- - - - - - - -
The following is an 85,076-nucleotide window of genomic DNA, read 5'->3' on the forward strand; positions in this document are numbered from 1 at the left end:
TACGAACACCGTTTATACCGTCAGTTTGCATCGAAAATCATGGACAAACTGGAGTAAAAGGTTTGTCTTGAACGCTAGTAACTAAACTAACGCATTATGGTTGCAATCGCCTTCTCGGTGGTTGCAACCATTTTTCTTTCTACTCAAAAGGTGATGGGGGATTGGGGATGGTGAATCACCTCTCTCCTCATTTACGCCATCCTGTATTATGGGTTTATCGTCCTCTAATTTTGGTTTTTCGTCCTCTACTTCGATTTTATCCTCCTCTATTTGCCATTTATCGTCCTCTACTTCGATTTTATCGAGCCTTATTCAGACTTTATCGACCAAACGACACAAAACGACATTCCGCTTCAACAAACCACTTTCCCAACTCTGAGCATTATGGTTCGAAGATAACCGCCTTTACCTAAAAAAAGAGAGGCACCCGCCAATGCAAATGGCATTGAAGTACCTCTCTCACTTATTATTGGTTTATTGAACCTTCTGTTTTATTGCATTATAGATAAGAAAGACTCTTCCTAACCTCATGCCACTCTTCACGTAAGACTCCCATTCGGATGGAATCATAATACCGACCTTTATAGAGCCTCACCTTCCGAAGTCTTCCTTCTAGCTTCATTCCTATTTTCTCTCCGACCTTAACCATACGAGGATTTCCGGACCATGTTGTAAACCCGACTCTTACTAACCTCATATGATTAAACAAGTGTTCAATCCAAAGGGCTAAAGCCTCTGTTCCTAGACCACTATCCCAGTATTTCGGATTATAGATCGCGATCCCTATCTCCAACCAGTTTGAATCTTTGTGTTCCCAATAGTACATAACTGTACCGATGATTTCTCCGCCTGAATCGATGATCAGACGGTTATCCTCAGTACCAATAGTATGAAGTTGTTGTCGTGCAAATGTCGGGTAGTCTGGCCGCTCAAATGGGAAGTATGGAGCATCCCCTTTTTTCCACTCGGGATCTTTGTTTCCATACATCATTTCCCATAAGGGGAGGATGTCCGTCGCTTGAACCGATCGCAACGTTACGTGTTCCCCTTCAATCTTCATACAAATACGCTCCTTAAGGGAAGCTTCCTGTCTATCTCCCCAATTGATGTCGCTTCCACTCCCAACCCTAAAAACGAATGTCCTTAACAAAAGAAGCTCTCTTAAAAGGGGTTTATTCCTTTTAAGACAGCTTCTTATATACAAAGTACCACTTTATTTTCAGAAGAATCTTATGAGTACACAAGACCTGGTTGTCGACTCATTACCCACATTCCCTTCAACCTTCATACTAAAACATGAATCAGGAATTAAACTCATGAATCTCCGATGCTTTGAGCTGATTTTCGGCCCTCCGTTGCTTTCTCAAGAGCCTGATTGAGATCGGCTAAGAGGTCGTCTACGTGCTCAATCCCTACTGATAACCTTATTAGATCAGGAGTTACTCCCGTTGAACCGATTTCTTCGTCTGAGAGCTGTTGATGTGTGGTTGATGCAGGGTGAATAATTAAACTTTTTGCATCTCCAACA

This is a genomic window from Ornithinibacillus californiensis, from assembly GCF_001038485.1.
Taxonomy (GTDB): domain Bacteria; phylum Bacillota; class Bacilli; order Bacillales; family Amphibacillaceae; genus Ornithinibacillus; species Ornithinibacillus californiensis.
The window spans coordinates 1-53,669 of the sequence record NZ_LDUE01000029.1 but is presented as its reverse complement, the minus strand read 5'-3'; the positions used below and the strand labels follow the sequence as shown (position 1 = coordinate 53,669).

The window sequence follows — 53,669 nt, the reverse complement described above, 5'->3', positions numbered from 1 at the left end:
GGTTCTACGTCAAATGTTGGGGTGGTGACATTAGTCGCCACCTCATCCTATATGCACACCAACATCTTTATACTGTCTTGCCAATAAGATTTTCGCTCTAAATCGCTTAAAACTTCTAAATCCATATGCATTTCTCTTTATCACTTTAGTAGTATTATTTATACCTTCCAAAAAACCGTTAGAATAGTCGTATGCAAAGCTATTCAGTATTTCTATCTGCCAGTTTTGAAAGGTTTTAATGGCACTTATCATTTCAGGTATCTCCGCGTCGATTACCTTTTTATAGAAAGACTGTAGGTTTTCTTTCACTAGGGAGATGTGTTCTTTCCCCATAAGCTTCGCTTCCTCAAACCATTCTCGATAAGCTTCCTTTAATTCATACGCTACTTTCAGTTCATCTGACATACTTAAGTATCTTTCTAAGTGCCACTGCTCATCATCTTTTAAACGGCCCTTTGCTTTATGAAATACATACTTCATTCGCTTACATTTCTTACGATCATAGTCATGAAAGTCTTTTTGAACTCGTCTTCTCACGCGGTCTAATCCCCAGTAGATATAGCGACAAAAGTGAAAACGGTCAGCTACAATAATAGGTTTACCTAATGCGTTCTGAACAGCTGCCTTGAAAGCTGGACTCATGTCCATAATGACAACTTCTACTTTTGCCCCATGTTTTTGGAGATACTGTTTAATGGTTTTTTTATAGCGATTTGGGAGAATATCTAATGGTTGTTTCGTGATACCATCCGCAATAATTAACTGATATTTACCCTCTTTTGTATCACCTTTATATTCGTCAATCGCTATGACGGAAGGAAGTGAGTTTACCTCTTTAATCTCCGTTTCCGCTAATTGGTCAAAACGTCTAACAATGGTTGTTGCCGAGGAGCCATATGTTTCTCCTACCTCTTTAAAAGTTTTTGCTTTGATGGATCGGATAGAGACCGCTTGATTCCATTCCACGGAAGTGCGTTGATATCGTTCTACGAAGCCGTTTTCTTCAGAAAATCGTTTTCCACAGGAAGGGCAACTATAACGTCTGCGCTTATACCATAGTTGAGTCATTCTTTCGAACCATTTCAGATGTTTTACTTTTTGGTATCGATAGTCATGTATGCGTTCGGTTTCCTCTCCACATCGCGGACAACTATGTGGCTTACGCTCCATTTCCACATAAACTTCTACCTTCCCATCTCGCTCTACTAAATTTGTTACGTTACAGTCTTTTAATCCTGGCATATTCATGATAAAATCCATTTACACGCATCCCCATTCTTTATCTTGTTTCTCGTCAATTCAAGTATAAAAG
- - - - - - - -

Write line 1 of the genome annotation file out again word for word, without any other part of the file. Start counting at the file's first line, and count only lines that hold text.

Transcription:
The following is an 85,076-nucleotide window of genomic DNA, read 5'->3' on the forward strand; positions in this document are numbered from 1 at the left end: